Before I have written a word today, I have hit 10,007 words. That’s the expected minimum on day six and it felt good to get that done last night. The goal is to get today’s word count again so that I will only be one day behind when I get back from my little weekend getaway.
That said, I’m up stupidly, annoyingly early. Since 5:00am, more or less. We dropped off the cat last night in hope of getting a full nights sleep but it’s backfired, at least for me. So here I sit, groggily sipping peach and mango white tea while I clean off my desk and get ready for today’s session.
What’s been a pleasant surprise has been the book itself.
As I think I’ve mentioned else-post, every NaNoWriMo that I’ve participated in has been with, at the very least, a sensible outline. Specifically:
1st NaNo — I had characters and cultures and maps and magic and a beginning, middle and end. Sure, I deviated, but the bones of it were there.
2nd NaNo — I had characters and world building a beginning, middle and end. This one sort of plays out like a horror flick in my head. I should have been able to complete it, but I had a massive two-week trip in the middle of November and I couldn’t get past that.
3rd NaNo — I used NaNo to work on the WIP, again with characters and detailed world building and a beginning, middle and end.
This year? Not so much.
Before NaNo, I sat down with a notebook and listed all the ideas I could recall off the top of my head that I’d had that had novel-size potential. I was about seven or eight down, going from the most outlined to the least outlined, when a setting more than a plot scampered through my grey matter. It was a just a single image in my head, conjured up years ago when I was coming up with a Big Eyes, Small Mouth (BESM) RPG setting for a corner of the world I wasn’t going to use right away. Essentially — gothic church, dangerous wood, stained glass, running girl. There was slightly more to it than that for the RPG setting, spun from that image then, but that initial picture came back to me very strongly.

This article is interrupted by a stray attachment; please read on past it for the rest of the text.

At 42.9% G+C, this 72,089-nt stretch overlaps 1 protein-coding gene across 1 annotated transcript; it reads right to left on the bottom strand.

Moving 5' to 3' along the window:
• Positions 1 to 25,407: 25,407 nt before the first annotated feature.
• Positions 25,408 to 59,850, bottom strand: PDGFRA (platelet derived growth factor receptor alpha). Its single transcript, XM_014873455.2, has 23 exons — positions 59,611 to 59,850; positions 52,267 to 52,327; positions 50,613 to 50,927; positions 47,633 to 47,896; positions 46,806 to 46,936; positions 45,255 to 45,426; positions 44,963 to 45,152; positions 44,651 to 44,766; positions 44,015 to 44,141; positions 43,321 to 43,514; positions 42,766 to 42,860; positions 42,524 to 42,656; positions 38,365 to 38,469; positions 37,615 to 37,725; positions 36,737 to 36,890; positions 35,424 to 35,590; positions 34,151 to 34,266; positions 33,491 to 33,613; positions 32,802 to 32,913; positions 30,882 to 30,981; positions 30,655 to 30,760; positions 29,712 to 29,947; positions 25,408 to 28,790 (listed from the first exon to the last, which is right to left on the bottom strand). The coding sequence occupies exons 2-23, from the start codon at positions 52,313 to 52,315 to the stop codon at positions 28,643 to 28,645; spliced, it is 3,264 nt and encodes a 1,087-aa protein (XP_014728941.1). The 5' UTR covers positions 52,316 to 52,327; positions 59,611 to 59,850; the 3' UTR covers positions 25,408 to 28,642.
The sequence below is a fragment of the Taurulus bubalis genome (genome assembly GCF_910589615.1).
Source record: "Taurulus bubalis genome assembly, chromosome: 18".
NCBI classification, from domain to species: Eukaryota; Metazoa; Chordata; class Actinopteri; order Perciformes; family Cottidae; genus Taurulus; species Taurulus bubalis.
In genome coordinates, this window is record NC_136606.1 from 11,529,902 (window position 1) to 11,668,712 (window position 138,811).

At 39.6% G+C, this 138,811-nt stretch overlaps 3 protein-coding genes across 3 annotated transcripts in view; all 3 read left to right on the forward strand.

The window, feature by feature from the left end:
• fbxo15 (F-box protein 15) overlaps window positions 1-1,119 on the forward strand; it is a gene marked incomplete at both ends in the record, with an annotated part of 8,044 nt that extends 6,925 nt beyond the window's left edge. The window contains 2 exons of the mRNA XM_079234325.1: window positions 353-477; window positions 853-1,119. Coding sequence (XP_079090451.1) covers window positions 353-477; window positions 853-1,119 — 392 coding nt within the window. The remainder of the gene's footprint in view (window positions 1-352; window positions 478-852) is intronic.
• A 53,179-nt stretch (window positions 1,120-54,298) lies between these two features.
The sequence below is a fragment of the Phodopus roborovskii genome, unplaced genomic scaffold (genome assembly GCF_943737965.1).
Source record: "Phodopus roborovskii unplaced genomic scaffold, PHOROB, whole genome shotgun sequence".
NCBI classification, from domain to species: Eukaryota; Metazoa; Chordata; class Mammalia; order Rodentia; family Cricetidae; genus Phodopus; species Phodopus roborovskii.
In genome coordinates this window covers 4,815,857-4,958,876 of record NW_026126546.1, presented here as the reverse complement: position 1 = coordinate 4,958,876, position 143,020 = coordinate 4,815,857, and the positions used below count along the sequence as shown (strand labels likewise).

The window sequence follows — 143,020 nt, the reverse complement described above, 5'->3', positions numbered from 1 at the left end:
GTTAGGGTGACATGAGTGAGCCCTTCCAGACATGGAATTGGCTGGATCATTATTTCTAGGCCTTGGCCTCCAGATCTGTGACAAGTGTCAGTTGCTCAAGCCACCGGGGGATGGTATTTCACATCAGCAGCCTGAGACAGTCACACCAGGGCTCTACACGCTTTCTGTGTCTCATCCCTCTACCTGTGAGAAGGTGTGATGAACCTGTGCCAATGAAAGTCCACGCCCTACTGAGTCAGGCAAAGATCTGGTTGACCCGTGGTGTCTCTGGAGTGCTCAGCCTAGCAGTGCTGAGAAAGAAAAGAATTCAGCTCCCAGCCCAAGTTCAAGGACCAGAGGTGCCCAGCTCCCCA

And then the image stood up and down, waving like a spaz. Didn’t really give me much choice.
A few things came quickly after that. I did some mind mapping and decided on three characters. My protagonist cast herself right away, like she’d been hiding behind a curtain waiting for the right time to come out. Same with her father. Her love interest/co-protagonist followed, though casting him visually took a bit of doing. I brainstormed on the words gothic and wolf and found myself with several conflicts that would blend well together. I also decided, early on, that unlike the first two novel-length works I’ve managed to finish (at least in draft form), this story would have the romance be a primary element. I dashed down about ten scenes that came to me, including the opening scene, which was a gift.
I have no idea how it ends, but that’s not bothering me. That has gotten me in trouble before with previous unfinished novels; I didn’t know where I was going, so I stopped writing. But I’ve gotten much better at asking why and how and who hurts, so I feel confident that I can figure it out with enough elbow grease. And little surprises keep popping up, like a severed hand. I love when that happens. (When writing fiction, of course!)
Since I’ve started, the rest of the main cast has revealed itself and I am dutifully taking notes. I’ve transferred all that initial brainstorming work into a notebook dedicated for the NaNo Novel, which I have lamely code-named Blood and Roses. (Please refer to “I am shit at titles.”) I’m also letting myself sprawl in each scene. On tap for today is a big confrontation that should set a lot of the primary conflicts in motion.
So, I suppose I can say I’m half-pantsing it. I certainly don’t have an outline, or an ending, but that’s okay. In fact, not knowing exactly just yet makes me more eager to get to the writing to see what happens. This is new for me. I’m kinda excited and I’m enjoying the buzz.
Anywho, back to it, eh?